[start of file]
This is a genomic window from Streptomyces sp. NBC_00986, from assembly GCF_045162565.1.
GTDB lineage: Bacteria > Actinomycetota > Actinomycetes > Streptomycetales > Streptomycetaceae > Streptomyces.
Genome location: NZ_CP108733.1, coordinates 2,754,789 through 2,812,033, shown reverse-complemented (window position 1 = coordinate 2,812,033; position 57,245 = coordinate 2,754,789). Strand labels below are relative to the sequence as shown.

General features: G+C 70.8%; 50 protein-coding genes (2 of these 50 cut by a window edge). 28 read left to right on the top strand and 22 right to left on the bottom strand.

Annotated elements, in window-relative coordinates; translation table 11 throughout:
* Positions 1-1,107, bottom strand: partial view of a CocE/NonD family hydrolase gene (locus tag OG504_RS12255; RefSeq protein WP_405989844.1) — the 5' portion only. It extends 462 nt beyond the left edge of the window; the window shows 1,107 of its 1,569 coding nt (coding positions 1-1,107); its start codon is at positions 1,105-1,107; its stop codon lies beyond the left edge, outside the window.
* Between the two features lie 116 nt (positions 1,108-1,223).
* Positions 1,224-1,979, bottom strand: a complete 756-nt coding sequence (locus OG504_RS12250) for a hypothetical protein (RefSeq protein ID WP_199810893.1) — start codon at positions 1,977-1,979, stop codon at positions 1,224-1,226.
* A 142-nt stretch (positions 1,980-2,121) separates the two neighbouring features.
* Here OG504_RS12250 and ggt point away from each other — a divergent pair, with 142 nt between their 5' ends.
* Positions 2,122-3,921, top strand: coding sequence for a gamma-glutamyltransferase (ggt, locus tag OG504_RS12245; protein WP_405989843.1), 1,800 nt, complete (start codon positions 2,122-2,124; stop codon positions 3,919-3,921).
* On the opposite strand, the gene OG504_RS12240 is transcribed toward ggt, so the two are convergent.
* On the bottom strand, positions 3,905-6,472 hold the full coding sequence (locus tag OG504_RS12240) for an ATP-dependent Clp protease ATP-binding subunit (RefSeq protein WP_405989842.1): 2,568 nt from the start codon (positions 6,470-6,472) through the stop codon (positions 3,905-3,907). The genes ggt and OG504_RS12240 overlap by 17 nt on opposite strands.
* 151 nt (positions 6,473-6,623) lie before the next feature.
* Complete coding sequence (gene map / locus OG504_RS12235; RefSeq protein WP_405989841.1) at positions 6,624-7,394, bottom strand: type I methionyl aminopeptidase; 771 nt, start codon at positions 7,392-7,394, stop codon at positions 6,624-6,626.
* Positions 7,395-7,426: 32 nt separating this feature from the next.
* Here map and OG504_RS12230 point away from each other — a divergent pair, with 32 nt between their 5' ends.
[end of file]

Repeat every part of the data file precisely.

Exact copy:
This is a genomic window from Streptomyces sp. NBC_00986, from assembly GCF_045162565.1.
GTDB lineage: Bacteria > Actinomycetota > Actinomycetes > Streptomycetales > Streptomycetaceae > Streptomyces.
Genome location: NZ_CP108733.1, coordinates 2,754,789 through 2,812,033, shown reverse-complemented (window position 1 = coordinate 2,812,033; position 57,245 = coordinate 2,754,789). Strand labels below are relative to the sequence as shown.

General features: G+C 70.8%; 50 protein-coding genes (2 of these 50 cut by a window edge). 28 read left to right on the top strand and 22 right to left on the bottom strand.

Annotated elements, in window-relative coordinates; translation table 11 throughout:
* Positions 1-1,107, bottom strand: partial view of a CocE/NonD family hydrolase gene (locus tag OG504_RS12255; RefSeq protein WP_405989844.1) — the 5' portion only. It extends 462 nt beyond the left edge of the window; the window shows 1,107 of its 1,569 coding nt (coding positions 1-1,107); its start codon is at positions 1,105-1,107; its stop codon lies beyond the left edge, outside the window.
* Between the two features lie 116 nt (positions 1,108-1,223).
* Positions 1,224-1,979, bottom strand: a complete 756-nt coding sequence (locus OG504_RS12250) for a hypothetical protein (RefSeq protein ID WP_199810893.1) — start codon at positions 1,977-1,979, stop codon at positions 1,224-1,226.
* A 142-nt stretch (positions 1,980-2,121) separates the two neighbouring features.
* Here OG504_RS12250 and ggt point away from each other — a divergent pair, with 142 nt between their 5' ends.
* Positions 2,122-3,921, top strand: coding sequence for a gamma-glutamyltransferase (ggt, locus tag OG504_RS12245; protein WP_405989843.1), 1,800 nt, complete (start codon positions 2,122-2,124; stop codon positions 3,919-3,921).
* On the opposite strand, the gene OG504_RS12240 is transcribed toward ggt, so the two are convergent.
* On the bottom strand, positions 3,905-6,472 hold the full coding sequence (locus tag OG504_RS12240) for an ATP-dependent Clp protease ATP-binding subunit (RefSeq protein WP_405989842.1): 2,568 nt from the start codon (positions 6,470-6,472) through the stop codon (positions 3,905-3,907). The genes ggt and OG504_RS12240 overlap by 17 nt on opposite strands.
* 151 nt (positions 6,473-6,623) lie before the next feature.
* Complete coding sequence (gene map / locus OG504_RS12235; RefSeq protein WP_405989841.1) at positions 6,624-7,394, bottom strand: type I methionyl aminopeptidase; 771 nt, start codon at positions 7,392-7,394, stop codon at positions 6,624-6,626.
* Positions 7,395-7,426: 32 nt separating this feature from the next.
* Here map and OG504_RS12230 point away from each other — a divergent pair, with 32 nt between their 5' ends.